Review: Last Viewing (dir. Roni Bertubin, 2009)
Flaudette May V. Datuin
On the surface, Laura Estrellado is stoic, pragmatic, sensible, at times even heartless, and emotion-less (pusong bato, pusong bakal, walang puso). Yet, she is made to go through several events that are so overwhelming, so overflowing with affect they can sicken anyone, but more acutely so for a mother with a child, whose affliction (Autism Spectrum Disorder) – tellingly in the case of the missing Heidi – renders her unable to communicate, consigning her to a position outside language, where she teeters on the edge (saling pusa), if not entirely outside the margins of the social. Thus, beyond the surface, Laura is a traumatized woman and it would have been much simpler for a performer like Janice de Belen – a child of Flor de Luna, the histrionic soap opera of my childhood – to portray such toxicity by resorting to hysterics, or your garden variety, melodramatic fainting spells and endless weeping. But such stereotypical acting repertoire does not fit Laura’s kind of trauma; her trauma does not spring from cataclysmic, highly visible, historical events such as war, disaster, genocide. Instead, they occur repetitively, privately, in the everyday. The death of a child in the dead of night on a grassy field has become “ordinary,” statistically normative and “normal,” the stuff of trivia, tabloid and indie films in the poverty porno genre. So ordinary has this unspeakable crime become that it could happen or could have happened to anyone, including Laura’s missing “special child,” as terrifyingly dramatized in a scene at the mortuary. Through it all, save for occasional scenes of restrained breakdowns, Laura may come across as in control; however, such restraint may be a symptom of pathology, of psychic numbing, of self-blame and loss of hope, of avoidance and withdrawal, of warding off the breakdown, in order to stay alive, albeit with very little hope and life, if at all.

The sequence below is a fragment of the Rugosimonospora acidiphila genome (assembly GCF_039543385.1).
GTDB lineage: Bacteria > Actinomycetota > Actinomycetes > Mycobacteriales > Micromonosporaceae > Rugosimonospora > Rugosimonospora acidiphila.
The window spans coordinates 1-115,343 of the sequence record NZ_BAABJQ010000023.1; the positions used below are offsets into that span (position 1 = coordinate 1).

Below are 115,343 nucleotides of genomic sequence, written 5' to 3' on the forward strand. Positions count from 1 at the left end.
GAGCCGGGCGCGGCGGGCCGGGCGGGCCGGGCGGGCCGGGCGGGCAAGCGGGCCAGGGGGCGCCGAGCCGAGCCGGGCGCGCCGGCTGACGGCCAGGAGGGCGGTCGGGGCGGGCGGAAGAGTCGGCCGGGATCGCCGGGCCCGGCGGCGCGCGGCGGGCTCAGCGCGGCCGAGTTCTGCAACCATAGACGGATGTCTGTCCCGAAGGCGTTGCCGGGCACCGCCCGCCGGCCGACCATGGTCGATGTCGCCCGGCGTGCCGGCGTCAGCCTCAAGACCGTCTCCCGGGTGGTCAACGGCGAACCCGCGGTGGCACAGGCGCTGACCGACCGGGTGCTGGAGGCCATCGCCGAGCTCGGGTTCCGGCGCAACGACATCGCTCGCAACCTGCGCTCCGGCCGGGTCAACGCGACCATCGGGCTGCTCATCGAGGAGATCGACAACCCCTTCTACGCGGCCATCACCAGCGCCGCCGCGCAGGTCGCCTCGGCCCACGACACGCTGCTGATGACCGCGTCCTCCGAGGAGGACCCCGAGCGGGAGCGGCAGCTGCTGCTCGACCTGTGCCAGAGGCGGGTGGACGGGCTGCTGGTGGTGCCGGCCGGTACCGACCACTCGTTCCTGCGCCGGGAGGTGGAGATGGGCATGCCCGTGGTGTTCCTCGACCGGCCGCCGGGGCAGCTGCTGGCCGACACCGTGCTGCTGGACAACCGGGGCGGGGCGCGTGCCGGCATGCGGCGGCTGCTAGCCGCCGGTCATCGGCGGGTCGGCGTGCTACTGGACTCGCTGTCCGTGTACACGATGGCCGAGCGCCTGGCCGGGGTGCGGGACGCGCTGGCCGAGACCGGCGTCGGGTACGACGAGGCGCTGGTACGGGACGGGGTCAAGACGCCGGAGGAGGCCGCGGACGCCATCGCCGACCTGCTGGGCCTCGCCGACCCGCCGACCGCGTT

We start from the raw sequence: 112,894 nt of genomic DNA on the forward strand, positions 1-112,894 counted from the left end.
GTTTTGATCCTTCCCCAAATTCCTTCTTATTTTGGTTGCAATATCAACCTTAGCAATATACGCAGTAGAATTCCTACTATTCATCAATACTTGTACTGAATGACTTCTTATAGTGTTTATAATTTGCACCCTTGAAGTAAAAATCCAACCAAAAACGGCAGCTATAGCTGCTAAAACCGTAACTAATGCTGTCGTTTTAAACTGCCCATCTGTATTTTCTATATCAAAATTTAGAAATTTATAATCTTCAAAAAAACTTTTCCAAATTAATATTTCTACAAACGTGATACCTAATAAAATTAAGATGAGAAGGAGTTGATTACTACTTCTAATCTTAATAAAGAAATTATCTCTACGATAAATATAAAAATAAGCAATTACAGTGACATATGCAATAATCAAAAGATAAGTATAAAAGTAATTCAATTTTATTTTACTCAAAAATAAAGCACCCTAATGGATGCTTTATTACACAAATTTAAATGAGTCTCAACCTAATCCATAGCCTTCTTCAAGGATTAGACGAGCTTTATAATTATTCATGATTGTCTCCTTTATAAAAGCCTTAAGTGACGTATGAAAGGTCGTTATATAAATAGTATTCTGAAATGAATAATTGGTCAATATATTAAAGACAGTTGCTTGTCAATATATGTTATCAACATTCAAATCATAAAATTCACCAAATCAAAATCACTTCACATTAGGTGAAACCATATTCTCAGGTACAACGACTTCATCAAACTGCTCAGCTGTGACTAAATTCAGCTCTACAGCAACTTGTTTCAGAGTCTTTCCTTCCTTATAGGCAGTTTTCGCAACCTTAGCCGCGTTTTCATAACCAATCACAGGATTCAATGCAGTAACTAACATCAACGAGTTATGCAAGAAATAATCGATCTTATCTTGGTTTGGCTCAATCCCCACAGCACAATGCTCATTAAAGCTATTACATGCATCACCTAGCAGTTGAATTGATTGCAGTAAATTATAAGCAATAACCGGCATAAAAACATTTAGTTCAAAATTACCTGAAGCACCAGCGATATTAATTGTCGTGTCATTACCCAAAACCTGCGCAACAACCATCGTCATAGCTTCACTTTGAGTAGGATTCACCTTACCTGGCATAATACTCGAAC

The film’s narrative is itself symptomatic of prolonged avoidance and withdrawal, mis-identifications and mis-recognitions, evident in many instances. First, there was Heidi, the silent social “saling pusa,” and then she was excised from the life of the biological mother, taking the “family secret” of bodily disorder with her, in effect cutting if off from the original gene pool and grafting it onto another. When Heidi died, the unruly affliction died with her, preventing further propagation and social contamination; the adoptive family is “spared” from future problems, but at the same time, benefited from the joy that the child gave them in her brief life. The next time we see her from the moment her mother lost her, she is no longer Heidi (hiding), but Rochelle, the beloved child in a well-appointed adoptive home. In the final scene, she reverts to Heidi (for the biological mother), while remaining as Rochelle (for the adoptive mother), but this time metaphorically, cinematically and literally embalmed and laid out for final viewing.
When Heidi vanished from Laura’s life, she disappeared into obscurity; she, along with her affliction, drifted into a state of absent and silent presence in her mother’s life, and vice-versa. It was as though the self has gone missing for both mother and daughter, with their presence characterized by lack. The mother, like daughter, “disappears” throughout the film, many times obliterated and written off in the lives of her loved ones: as an abandoned lover forced to keep and raise a “special child” all by herself, as a disowned wayward daughter driven out of a dysfunctional home, as a resentful breadwinner-sister and estranged daughter “abandoned” by a sick, dying and later deceased father, by a brother forced to work abroad, and finally by a daughter who goes missing at a crucial moment when the mother lets down her guard and vigilance (nakalingat). Mired in a life barely lived, Laura has come to a point when she cannot even have space in her life for romantic love, or maybe romance has no space for her. Whatever chance or glimpse of one was quickly nipped in the bud in a comedic scene that initially looked like a date: Laura was wooed, not as a potential lover, but as a surrogate mother/ matrimonial godmother (ninang sa kasal).